Hey kids – mum here – remember last month when we went to see Jason and the Argonauts at the Unicorn, the one that played out like a computer game, with Hera competing to transform a zero into a hero and Zeus throwing monsters and obstacles in her way? There was something I didn’t want to talk to you about at the end of that show: a clang of disquiet that I knew to be a cliffhanger, a warning of what lies ahead for Jason and Medea. You liked those characters: Jason all galumphish, getting gooey at the knees every time he looked at Medea; her brittle and cross but determined to evade her father and make herself a freedom. Why tell you of the arguments ahead, the separation, how Jason would find someone else to be with – someone more conventional, less witchy and weird – why tell you that Medea…
I’ve given you so many Greek tales to read, encouraged you to absorb these myths alongside Norse legends, tales of Hindu gods, an abbreviated Bible – but not Medea. You’ve encountered murder, sorcery, deception, estrangement, all the elements of the Medea story, but not Medea. Maybe there’s a similar chariness going on at the Unicorn, because you don’t meet Medea there, either. She’s a name, an idea, something of a hero. At least, a hero in her daughter’s eyes. Society won’t go so far as to declare her that.
Is this the discomfort about Medea: not what she does, but what she embodies? Woman scorned, or woman over-reacting to her husband’s callous pragmatism, or hysterical woman: any of those ancient tropes that have killed more women than Medea killed children? Oh, sorry, that slipped out. Yes, she kills her children. I don’t know what I can say to you about that.
The children in My Mother Medea are teenagers already, and furious. It’s set in a grey, grim classroom – the chairs are orange plastic but that doesn’t make the general effect any brighter – in the umpteenth school that Eriopis and Polyxenos have been to since leaving Greece. And the preoccupying question of the text (by Holger Schober, in a translation by David Tushingham) isn’t how or why Medea might have killed these two young people, her own children, but how it’s possible for them to live: as refugees, as foreigners, as other; as male and female in the shadow of grimly gendered parents, father lauded and mother unappreciated. Thinking over it, I’m not sure what makes me feel more sorry for Eriopis: the fact that she got butchered, or that her father, on seeing her sword-fighting, looked forward to the day when she could “move that fast in the kitchen”.
I’m not yet, I hope, at the stage of mothering where the scales fall from your eyes. Before they do I want to read up on psychoanalyst David Winnicott’s theory of the “good enough” mother? It’s a key strand in Alison Bechdel’s book Are You My Mother?, a dense and involving autobiography of growing up with a mother who keeps her distance, withholding hugs and verbal affection, yet demands perfection. The “good enough” mother, by contrast, is one who holds the space of the child’s emotional development, and is prepared to absorb the child’s disillusionment, particularly on discovering that neither their parents nor they are omnipotent. Medea is categorically not a good enough mother. Nor is Jason a good enough father, but who talks about him? Polyxenos does, with the starry-eyed pride of the child rapt by illusion. In fact, Polyxenos has little criticism for any of the founding fathers: Greece, he proclaims, is (was?) a place of learning, philosophy, science, mathematics. No mention of the profound flaws of ancient Greek society, the inequality of which the misogyny Eriopis exposes is just one strand.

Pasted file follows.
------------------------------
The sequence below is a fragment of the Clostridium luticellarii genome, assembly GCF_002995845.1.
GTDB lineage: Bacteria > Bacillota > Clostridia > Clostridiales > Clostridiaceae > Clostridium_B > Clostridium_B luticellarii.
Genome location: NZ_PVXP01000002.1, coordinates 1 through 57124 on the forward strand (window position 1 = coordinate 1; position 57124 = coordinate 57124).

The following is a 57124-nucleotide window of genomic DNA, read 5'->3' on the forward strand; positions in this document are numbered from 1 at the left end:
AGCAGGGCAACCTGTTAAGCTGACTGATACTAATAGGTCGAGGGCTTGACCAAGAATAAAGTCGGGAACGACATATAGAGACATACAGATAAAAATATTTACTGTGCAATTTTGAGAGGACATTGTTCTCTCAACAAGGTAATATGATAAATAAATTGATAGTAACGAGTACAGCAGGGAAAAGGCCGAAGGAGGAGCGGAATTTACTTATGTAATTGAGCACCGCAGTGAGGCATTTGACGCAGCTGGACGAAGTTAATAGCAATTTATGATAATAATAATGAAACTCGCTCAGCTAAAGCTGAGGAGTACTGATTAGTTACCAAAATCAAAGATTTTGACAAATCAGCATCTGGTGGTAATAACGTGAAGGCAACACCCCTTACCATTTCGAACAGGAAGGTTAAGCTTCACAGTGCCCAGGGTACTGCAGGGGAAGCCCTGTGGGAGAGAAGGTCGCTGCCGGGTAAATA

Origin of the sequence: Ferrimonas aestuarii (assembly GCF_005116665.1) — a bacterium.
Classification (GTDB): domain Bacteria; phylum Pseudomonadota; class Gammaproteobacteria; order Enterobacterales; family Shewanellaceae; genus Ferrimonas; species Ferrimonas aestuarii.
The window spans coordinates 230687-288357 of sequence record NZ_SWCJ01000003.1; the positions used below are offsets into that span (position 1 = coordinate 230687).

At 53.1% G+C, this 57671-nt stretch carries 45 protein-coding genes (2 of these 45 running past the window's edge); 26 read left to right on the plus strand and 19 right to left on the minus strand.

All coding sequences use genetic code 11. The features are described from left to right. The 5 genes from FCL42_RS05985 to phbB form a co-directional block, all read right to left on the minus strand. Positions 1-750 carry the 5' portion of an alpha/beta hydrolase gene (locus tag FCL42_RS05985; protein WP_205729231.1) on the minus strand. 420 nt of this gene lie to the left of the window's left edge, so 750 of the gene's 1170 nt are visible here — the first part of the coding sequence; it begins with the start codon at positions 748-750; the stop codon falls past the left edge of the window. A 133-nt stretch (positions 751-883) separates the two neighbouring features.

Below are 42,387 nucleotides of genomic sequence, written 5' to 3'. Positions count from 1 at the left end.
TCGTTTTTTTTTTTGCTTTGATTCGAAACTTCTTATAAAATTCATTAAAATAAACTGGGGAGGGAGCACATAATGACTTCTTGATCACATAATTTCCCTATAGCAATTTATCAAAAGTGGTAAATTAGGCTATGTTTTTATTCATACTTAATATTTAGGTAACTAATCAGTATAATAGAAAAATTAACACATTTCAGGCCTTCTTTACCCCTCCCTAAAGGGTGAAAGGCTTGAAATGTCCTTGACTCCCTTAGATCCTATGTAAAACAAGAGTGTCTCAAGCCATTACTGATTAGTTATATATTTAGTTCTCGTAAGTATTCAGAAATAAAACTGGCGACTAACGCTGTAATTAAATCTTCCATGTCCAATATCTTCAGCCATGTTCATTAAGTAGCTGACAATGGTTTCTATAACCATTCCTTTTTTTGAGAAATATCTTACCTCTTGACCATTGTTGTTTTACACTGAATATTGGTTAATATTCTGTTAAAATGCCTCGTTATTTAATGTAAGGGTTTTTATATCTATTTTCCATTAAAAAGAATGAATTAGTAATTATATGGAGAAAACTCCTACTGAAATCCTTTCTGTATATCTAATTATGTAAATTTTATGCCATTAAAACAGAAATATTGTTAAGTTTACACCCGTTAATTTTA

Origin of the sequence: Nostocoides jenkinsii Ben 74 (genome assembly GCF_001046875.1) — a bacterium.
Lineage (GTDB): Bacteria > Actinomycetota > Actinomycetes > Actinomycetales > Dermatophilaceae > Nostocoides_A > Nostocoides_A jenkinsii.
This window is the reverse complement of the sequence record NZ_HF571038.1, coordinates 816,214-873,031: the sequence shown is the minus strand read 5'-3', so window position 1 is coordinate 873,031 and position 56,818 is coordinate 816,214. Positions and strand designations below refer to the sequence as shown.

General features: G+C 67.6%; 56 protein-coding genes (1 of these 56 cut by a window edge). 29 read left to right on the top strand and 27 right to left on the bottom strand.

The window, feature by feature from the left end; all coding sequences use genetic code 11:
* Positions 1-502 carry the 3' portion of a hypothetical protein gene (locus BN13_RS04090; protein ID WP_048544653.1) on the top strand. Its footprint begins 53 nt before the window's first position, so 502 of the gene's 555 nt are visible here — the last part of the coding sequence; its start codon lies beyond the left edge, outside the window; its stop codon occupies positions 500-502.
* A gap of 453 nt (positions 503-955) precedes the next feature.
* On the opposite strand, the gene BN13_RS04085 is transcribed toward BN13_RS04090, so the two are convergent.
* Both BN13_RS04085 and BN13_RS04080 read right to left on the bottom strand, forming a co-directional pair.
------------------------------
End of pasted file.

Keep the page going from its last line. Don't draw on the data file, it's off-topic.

In that sense, the Medea of this adaptation gets off lightly, because Schober is less concerned with the violence of the mother than the violence of society, which is constant and inescapable. It seeps into the siblings’ relationship, the dynamic between them generally antagonistic, expressed in a fusillade of insults, mirroring the treatment they get at the hands of their peers. In a truly receptive and flexible culture, Eriopis implies, being a refugee ought to provide an opportunity for self-reinvention: not the constant drag of defence against opposition. That opportunity is inscribed in the American Dream, communicated globally via Hollywood, but here it is just another illusion to be ripped away.
Schober has made up the boy’s name, glueing together the Greek words for many strangers, to emphasise how emblematic he is: his story is happening in the world, now, as it has always happened in the world, at least in a world of borders. Mothers, and fathers, attempting the passage out of war zones, risking the journey by sea with their children, and sometimes dying for it. What is the relationship between despair and hope, which leads a mother to kill her children, whether by stabbing them and continuing to live herself, as Euripides originally imagined it, or by jumping in front of a train while holding her children’s hands, as in that newspaper story from a few years ago that continues to haunt me, or by climbing aboard a small, rickety, over-peopled vessel and casting out on a merciless sea? These are questions that Schober can’t answer, and nor can I. And so he doesn’t talk about it, and nor do I, except in letters I hope you never read.
My Mother Medea is on at the Unicorn Theatre until 25th November 2016. Click here for more details.